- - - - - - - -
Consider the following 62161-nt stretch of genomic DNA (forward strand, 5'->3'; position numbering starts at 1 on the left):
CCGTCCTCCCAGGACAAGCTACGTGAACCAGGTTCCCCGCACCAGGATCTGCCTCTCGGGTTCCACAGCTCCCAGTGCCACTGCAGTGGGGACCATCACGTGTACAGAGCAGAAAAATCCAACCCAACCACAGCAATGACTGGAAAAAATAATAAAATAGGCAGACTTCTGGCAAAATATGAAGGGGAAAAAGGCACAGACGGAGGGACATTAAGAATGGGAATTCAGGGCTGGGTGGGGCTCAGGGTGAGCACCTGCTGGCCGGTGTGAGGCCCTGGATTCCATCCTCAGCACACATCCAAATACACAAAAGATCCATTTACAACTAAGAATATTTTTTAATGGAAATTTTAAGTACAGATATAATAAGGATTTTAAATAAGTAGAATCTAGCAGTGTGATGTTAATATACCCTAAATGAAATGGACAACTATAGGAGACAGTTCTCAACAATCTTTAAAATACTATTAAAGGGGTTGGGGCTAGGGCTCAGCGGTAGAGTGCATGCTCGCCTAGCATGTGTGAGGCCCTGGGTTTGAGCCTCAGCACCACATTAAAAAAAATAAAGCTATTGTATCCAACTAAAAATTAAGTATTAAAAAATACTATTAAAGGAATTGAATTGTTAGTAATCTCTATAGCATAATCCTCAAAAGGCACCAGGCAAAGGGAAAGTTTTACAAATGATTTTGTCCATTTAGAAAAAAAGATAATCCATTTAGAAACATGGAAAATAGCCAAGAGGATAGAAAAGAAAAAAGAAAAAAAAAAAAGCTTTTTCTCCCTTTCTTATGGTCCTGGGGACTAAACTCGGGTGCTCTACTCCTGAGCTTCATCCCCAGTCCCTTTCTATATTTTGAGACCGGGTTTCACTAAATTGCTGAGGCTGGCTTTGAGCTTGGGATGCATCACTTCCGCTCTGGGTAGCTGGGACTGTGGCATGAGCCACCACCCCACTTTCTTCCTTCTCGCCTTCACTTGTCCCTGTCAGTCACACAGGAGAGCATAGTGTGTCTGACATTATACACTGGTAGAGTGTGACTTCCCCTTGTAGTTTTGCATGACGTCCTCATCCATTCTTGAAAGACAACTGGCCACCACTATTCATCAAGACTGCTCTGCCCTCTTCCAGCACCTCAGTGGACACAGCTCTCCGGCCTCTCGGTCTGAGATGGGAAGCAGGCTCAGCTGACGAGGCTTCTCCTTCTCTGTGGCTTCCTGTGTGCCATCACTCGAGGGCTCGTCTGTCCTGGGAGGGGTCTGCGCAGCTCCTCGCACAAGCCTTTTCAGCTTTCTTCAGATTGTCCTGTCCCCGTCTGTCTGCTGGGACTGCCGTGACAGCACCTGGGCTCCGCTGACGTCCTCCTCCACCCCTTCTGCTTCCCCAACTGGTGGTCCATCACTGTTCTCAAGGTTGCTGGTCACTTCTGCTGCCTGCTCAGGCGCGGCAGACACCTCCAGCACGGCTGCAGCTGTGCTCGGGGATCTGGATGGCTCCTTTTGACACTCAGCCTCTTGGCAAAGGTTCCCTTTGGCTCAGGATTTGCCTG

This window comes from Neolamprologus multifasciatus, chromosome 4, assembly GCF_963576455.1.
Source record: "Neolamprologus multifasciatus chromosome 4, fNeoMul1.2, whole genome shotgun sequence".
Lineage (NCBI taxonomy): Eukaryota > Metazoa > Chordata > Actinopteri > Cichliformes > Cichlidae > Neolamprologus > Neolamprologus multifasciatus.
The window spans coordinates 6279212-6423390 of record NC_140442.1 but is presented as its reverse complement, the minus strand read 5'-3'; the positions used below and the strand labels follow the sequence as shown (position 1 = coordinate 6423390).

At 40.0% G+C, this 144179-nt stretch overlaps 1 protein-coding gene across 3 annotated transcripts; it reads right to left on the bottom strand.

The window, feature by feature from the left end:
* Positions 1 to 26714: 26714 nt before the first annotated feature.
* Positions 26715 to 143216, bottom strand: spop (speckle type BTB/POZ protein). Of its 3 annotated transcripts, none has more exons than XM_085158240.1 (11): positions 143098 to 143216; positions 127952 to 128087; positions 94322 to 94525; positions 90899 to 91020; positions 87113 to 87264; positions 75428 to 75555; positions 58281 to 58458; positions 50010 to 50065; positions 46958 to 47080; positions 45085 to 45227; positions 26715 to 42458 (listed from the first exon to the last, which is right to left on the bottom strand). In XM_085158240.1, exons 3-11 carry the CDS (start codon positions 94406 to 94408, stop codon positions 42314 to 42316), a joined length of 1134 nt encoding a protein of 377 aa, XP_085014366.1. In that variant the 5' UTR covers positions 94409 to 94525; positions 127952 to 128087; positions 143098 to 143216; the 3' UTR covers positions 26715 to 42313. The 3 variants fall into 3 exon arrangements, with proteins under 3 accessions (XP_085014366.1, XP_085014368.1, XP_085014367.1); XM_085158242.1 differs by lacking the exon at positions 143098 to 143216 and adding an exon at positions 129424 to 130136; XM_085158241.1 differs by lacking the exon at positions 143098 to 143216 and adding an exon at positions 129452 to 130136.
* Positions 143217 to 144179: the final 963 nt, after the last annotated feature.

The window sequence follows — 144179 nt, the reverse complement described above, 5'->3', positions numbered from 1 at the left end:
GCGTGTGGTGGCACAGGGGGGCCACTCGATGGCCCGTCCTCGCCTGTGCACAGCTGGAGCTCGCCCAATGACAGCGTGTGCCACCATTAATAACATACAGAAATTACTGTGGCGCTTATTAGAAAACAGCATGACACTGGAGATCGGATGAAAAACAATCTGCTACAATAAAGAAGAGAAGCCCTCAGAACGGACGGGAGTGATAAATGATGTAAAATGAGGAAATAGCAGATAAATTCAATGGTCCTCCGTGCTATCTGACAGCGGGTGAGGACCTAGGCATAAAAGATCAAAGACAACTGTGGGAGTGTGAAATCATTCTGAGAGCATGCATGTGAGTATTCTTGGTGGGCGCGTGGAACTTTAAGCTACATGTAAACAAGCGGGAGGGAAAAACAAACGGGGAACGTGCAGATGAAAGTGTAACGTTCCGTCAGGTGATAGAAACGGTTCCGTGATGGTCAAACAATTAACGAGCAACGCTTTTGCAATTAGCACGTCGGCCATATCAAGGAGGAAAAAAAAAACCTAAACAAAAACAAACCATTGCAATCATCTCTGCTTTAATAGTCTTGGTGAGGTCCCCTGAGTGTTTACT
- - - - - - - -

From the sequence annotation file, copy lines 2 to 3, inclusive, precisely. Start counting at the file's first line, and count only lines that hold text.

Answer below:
CCGTCCTCCCAGGACAAGCTACGTGAACCAGGTTCCCCGCACCAGGATCTGCCTCTCGGGTTCCACAGCTCCCAGTGCCACTGCAGTGGGGACCATCACGTGTACAGAGCAGAAAAATCCAACCCAACCACAGCAATGACTGGAAAAAATAATAAAATAGGCAGACTTCTGGCAAAATATGAAGGGGAAAAAGGCACAGACGGAGGGACATTAAGAATGGGAATTCAGGGCTGGGTGGGGCTCAGGGTGAGCACCTGCTGGCCGGTGTGAGGCCCTGGATTCCATCCTCAGCACACATCCAAATACACAAAAGATCCATTTACAACTAAGAATATTTTTTAATGGAAATTTTAAGTACAGATATAATAAGGATTTTAAATAAGTAGAATCTAGCAGTGTGATGTTAATATACCCTAAATGAAATGGACAACTATAGGAGACAGTTCTCAACAATCTTTAAAATACTATTAAAGGGGTTGGGGCTAGGGCTCAGCGGTAGAGTGCATGCTCGCCTAGCATGTGTGAGGCCCTGGGTTTGAGCCTCAGCACCACATTAAAAAAAATAAAGCTATTGTATCCAACTAAAAATTAAGTATTAAAAAATACTATTAAAGGAATTGAATTGTTAGTAATCTCTATAGCATAATCCTCAAAAGGCACCAGGCAAAGGGAAAGTTTTACAAATGATTTTGTCCATTTAGAAAAAAAGATAATCCATTTAGAAACATGGAAAATAGCCAAGAGGATAGAAAAGAAAAAAGAAAAAAAAAAAAGCTTTTTCTCCCTTTCTTATGGTCCTGGGGACTAAACTCGGGTGCTCTACTCCTGAGCTTCATCCCCAGTCCCTTTCTATATTTTGAGACCGGGTTTCACTAAATTGCTGAGGCTGGCTTTGAGCTTGGGATGCATCACTTCCGCTCTGGGTAGCTGGGACTGTGGCATGAGCCACCACCCCACTTTCTTCCTTCTCGCCTTCACTTGTCCCTGTCAGTCACACAGGAGAGCATAGTGTGTCTGACATTATACACTGGTAGAGTGTGACTTCCCCTTGTAGTTTTGCATGACGTCCTCATCCATTCTTGAAAGACAACTGGCCACCACTATTCATCAAGACTGCTCTGCCCTCTTCCAGCACCTCAGTGGACACAGCTCTCCGGCCTCTCGGTCTGAGATGGGAAGCAGGCTCAGCTGACGAGGCTTCTCCTTCTCTGTGGCTTCCTGTGTGCCATCACTCGAGGGCTCGTCTGTCCTGGGAGGGGTCTGCGCAGCTCCTCGCACAAGCCTTTTCAGCTTTCTTCAGATTGTCCTGTCCCCGTCTGTCTGCTGGGACTGCCGTGACAGCACCTGGGCTCCGCTGACGTCCTCCTCCACCCCTTCTGCTTCCCCAACTGGTGGTCCATCACTGTTCTCAAGGTTGCTGGTCACTTCTGCTGCCTGCTCAGGCGCGGCAGACACCTCCAGCACGGCTGCAGCTGTGCTCGGGGATCTGGATGGCTCCTTTTGACACTCAGCCTCTTGGCAAAGGTTCCCTTTGGCTCAGGATTTGCCTG

This window comes from Neolamprologus multifasciatus, chromosome 4, assembly GCF_963576455.1.